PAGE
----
If you’ve been diagnosed with multiple sclerosis (MS), then you know that extreme fatigue is the most troubling of all the symptoms. We’re not talking about that groggy feeling most of us feel when we miss out on just one night’s worth of sleep. The type of fatigue that’s associated with MS can be debilitating and seriously interfere with performing everyday tasks that most of us take for granted. There are approximately 250,000 to 300,000 people in the U.S. and 2.5 million people worldwide living with MS, and fatigue is one of the most complained-about symptoms. The good news, however, is that there are several things you can do to feel more energized throughout the day. Curious to know what they are? Keep reading!
1. Exercise regularly.
Many MS patients find that regular exercise helps to fight fatigue that’s caused by the condition. Before adding any physical activity to your daily routine, talk with your doctor first.
2. Conserve your energy.
Energy conservation is key when you’re living with MS. If you usually feel the most energized in the morning after you wake up, then take advantage of all that energy and complete as many important tasks as you can before it runs out. Also, don’t underestimate the power of taking a nap in the middle of the afternoon – or whenever you feel that you need it – or sitting and resting in between tasks.
3. Prioritize your tasks.
Like I just mentioned, it’s important for MS patients to conserve their energy whenever they can. Therefore, before you even start your day, you must decide which activities on your to-do list are the most important.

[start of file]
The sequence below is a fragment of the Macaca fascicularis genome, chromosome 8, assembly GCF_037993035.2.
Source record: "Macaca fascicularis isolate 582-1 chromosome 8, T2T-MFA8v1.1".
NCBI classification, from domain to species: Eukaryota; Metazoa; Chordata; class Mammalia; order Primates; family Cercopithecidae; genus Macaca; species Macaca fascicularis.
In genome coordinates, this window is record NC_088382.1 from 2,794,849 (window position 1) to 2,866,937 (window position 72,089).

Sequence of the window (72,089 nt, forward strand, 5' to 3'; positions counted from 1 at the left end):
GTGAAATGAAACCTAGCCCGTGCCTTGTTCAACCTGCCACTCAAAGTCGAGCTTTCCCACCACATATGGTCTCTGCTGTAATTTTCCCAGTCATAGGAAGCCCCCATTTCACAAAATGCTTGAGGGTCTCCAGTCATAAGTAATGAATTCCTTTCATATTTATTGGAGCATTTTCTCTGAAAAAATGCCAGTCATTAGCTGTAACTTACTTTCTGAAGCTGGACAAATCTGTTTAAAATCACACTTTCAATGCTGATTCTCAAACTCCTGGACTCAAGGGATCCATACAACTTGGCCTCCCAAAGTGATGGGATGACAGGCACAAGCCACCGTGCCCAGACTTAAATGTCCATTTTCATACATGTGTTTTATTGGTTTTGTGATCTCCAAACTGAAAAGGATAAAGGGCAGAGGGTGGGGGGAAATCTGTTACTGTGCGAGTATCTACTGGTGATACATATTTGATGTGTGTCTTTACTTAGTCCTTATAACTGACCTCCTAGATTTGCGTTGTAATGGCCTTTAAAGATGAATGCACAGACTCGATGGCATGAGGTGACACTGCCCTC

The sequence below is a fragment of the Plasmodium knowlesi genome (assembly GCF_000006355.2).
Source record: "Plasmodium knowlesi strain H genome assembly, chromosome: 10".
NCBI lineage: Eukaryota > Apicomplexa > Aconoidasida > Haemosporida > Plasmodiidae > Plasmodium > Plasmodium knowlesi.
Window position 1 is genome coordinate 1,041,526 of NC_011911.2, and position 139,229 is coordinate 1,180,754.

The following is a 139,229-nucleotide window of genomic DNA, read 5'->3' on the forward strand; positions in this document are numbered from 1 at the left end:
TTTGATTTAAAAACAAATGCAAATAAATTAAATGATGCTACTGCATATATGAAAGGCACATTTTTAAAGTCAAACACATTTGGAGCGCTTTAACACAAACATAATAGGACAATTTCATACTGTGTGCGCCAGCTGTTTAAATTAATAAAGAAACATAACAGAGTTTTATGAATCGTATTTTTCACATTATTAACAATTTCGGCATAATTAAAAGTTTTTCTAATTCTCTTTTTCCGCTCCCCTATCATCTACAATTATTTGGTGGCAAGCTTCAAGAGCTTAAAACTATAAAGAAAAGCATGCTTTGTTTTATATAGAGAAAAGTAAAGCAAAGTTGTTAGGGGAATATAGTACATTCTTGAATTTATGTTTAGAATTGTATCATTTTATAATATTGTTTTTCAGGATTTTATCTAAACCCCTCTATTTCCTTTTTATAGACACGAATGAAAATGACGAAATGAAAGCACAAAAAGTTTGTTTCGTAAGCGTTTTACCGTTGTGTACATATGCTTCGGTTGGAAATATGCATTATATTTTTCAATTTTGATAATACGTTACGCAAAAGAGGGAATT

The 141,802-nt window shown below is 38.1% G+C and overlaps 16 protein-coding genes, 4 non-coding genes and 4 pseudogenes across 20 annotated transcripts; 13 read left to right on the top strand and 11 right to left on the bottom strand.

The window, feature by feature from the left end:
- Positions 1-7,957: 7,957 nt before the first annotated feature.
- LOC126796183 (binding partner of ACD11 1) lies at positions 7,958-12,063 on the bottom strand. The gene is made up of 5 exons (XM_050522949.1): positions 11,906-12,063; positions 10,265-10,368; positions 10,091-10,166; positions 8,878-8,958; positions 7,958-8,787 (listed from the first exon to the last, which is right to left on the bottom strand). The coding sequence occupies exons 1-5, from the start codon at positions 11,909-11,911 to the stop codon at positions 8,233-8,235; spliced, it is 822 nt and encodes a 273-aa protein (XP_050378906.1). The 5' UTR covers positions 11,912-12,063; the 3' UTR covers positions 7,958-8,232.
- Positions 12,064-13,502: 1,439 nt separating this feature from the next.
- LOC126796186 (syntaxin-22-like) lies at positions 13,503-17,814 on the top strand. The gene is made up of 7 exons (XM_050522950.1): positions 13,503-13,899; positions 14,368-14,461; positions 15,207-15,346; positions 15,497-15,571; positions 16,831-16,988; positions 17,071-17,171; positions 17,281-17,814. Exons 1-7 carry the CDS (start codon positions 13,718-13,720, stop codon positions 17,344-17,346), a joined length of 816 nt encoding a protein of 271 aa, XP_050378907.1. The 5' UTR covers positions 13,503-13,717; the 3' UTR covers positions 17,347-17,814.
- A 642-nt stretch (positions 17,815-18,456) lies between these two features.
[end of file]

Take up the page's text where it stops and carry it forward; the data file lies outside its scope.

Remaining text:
4. Monitor your medications.
Chances are, you’re probably already taking a few medications, but are you aware of all the possible side effects? When it comes to the medications you’re taking, it’s important to talk with your doctor to ensure that none of them add to your fatigue.
5. Stay cool.
People with MS tend to be extra sensitive to heat. To avoid overheating, you can try a number of things: wear a cooling vest, drink cool beverages, and use air conditioning during the summer months as needed.
6. Listen to your body.
Pay to attention to what your body is trying to tell you. For instance, if you notice that being exposed to extreme temperatures – either too cold or too hot, long hot showers or baths, and/or smoke and other fumes cause you become fatigued, then make an effort to avoid those situations.
7. Eliminate stress.
Like with many conditions, stress will only cause your MS to worsen and you don’t want that. Whatever it is that is causing unnecessary stress in your life, try to avoid it for the sake of your health. While it’s unrealistic to up and quit a stressful job, especially if you have a family to support, you can always make it a point to avoid those friends and family members in your life that seem to stress you out more than anything.
8. Avoid certain triggers.
When you have MS, caffeinated drinks, including coffee, tea and soda are your enemies. They prevent you from falling asleep, which can lead to added fatigue. On the other hand, alcohol, which is a depressant, can cause you feel drowsy, but the truth of the matter is that you’ll struggle with getting a good night’s sleep. This may cause you to feel more tired than usual when you wake up the next morning.
9. Give therapy a try.
If none of these methods work for you, don’t be afraid to reach out for help by participating in occupational or physical therapy. A trained specialist can work with you to help you find ways to conserve your energy so that you’re able to perform everyday physical tasks more effectively.
Visit the BlackDoctor.org Living with Multiple Sclerosis center for more articles.